Discrimination, Racism Deprive Children a Lifetime -UNICEF
Findings from a study by the United Nations Children’s Fund UNICEF indicate that racism and discrimination deprive children’s well-being for life.
The report published to mark World Children’s Day shows that discrimination on the grounds of ethnicity, language, and religion is standard worldwide and deprives children of their lifetime achievements.
The findings are based on an analysis of children from marginalized ethnic, religious, and language groups in 22 countries including Nigeria
Among the new findings, the report shows that children from marginalized ethnic, language, and religious groups lag far behind their peers in reading skills.
And on average, students aged 7-14 from the most advantaged group are more than twice as likely to have foundational reading skills than those from the least advantaged group, reveals the report.
According to UNICEF Executive Director Catherine Russell, “Systemic racism and discrimination put children at risk of deprivation and exclusion that can last a lifetime,”
The effect of discrimination shows on children’s education, health, access to a registered birth, and a fair and equal justice system, and also highlights widespread disparities among minority and ethnic groups. This is right denied.
UNICEF’s chief, Russell noted, “This hurts us all. Protecting the rights of every child – whoever they are, wherever they come from – is the surest way to build a more peaceful, prosperous, and just world for everyone.”
Nigeria presently has 18.3 million out of School children and a high number of children who are attending schools are not even getting solid education that can translate into good prospects for their future.
While this crisis affects children across the country, girls indeed children with disabilities, those from the poorest households, street children, and children affected by displacement or emergencies are affected more, the finding reveals.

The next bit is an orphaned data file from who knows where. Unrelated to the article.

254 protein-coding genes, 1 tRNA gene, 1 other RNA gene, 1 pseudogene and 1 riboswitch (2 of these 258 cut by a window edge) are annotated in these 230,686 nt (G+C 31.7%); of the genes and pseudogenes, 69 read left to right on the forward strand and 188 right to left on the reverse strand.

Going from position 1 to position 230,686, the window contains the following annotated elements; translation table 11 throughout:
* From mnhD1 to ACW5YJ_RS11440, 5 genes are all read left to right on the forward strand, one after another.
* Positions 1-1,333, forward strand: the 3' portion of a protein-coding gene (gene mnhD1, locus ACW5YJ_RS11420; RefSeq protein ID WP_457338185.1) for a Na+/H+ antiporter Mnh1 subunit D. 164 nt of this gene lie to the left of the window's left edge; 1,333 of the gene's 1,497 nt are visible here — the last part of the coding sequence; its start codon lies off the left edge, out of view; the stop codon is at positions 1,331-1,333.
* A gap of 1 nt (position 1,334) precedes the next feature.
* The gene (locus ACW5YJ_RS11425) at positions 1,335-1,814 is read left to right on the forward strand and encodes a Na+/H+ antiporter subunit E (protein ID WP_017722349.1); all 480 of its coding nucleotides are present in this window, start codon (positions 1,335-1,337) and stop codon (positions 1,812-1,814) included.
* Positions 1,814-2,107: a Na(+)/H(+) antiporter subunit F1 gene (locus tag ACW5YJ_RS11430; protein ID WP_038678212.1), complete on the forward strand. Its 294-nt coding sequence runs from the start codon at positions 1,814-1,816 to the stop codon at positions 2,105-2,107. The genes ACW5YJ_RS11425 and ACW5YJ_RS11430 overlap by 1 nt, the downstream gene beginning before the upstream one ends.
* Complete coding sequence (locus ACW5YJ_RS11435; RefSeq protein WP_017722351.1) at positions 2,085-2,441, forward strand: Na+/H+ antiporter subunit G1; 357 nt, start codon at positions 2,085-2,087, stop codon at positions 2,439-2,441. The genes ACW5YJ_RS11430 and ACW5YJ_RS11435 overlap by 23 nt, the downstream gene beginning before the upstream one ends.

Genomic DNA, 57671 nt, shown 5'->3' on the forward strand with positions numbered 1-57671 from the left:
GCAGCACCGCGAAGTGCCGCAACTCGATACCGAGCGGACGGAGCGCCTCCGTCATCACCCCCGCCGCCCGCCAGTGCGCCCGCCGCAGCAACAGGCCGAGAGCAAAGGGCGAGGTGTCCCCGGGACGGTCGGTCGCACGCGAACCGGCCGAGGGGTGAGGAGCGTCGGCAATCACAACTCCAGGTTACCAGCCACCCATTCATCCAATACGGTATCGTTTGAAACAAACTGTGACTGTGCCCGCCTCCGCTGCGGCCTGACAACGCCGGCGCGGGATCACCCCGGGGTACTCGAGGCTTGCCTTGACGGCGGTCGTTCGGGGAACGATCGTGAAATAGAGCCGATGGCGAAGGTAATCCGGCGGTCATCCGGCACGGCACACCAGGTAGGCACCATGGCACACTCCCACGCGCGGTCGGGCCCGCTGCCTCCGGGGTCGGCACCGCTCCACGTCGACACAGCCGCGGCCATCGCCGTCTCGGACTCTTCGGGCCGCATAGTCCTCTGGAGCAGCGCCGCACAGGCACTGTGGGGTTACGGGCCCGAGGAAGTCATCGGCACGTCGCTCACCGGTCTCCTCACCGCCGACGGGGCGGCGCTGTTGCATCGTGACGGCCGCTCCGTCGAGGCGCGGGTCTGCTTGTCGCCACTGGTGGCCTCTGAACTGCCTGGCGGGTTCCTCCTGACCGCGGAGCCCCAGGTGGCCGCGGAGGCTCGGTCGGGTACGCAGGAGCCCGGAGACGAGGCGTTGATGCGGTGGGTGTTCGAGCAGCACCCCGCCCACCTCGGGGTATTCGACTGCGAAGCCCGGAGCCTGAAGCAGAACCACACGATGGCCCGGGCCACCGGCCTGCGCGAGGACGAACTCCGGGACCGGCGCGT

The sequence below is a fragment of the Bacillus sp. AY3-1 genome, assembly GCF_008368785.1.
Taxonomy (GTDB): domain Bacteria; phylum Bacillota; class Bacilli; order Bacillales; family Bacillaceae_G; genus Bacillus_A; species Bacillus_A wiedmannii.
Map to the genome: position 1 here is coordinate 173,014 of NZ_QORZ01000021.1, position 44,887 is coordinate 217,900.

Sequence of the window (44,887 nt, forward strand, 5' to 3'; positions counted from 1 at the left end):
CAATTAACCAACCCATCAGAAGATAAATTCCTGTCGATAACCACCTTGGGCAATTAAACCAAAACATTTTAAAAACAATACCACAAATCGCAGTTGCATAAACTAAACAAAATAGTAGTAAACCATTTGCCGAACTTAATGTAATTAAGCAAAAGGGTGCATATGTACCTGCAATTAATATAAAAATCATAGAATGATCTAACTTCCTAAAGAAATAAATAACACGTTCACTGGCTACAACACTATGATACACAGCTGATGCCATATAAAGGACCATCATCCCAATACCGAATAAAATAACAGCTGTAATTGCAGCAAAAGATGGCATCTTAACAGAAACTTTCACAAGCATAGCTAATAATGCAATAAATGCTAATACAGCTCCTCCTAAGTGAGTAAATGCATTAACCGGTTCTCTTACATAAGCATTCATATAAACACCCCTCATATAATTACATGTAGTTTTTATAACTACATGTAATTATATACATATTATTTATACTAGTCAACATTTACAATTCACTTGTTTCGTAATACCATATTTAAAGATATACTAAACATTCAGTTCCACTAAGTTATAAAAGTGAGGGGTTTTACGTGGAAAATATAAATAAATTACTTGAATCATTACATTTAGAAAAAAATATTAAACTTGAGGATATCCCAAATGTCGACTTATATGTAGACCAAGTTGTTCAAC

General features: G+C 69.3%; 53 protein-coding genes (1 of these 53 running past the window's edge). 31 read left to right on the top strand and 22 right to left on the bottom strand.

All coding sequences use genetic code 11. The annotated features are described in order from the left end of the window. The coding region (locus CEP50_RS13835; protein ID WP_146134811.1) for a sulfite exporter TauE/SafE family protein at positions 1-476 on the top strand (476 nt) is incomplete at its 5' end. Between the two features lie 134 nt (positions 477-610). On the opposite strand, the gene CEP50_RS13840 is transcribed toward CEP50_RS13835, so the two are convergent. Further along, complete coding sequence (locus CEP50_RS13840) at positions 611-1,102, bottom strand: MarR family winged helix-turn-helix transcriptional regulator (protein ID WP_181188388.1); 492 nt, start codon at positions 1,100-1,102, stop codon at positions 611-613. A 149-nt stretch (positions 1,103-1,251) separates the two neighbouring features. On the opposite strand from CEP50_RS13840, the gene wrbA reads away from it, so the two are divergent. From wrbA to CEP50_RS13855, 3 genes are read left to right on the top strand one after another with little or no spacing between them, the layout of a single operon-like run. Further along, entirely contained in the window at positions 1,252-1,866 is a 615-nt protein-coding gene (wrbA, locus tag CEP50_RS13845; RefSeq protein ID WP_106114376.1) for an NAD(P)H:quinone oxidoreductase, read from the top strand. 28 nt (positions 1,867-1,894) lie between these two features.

The report points out that discrimination and exclusion deepen intergenerational deprivation and poverty and result in poorer health, nutrition, and learning outcomes for children.
Discrimination and exclusion were observed to equally contribute to a higher likelihood of incarceration, higher rates of pregnancy among adolescent girls, and lower employment rates and earnings in adulthood
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The UNICEF report observed that while COVID-19 exposed deep injustices and discrimination across the world, and the impacts of climate change and conflict continue to reveal inequities in many countries, discrimination and exclusion have long persisted for millions of children.
The findings conclude that these children from ethnic and minority groups and those with disabilities have no easy access to immunization, water and sanitation services, and a fair justice system, the findings conclude.
“On World Children’s Day and every day, every child has the right to be included, to be protected, and to have an equal chance to reach their full potential,
“All of us have the power to fight discrimination against children – in our countries, our communities, our schools, our homes, and our hearts. We need to use that power, said UNICEF Chief, Russell.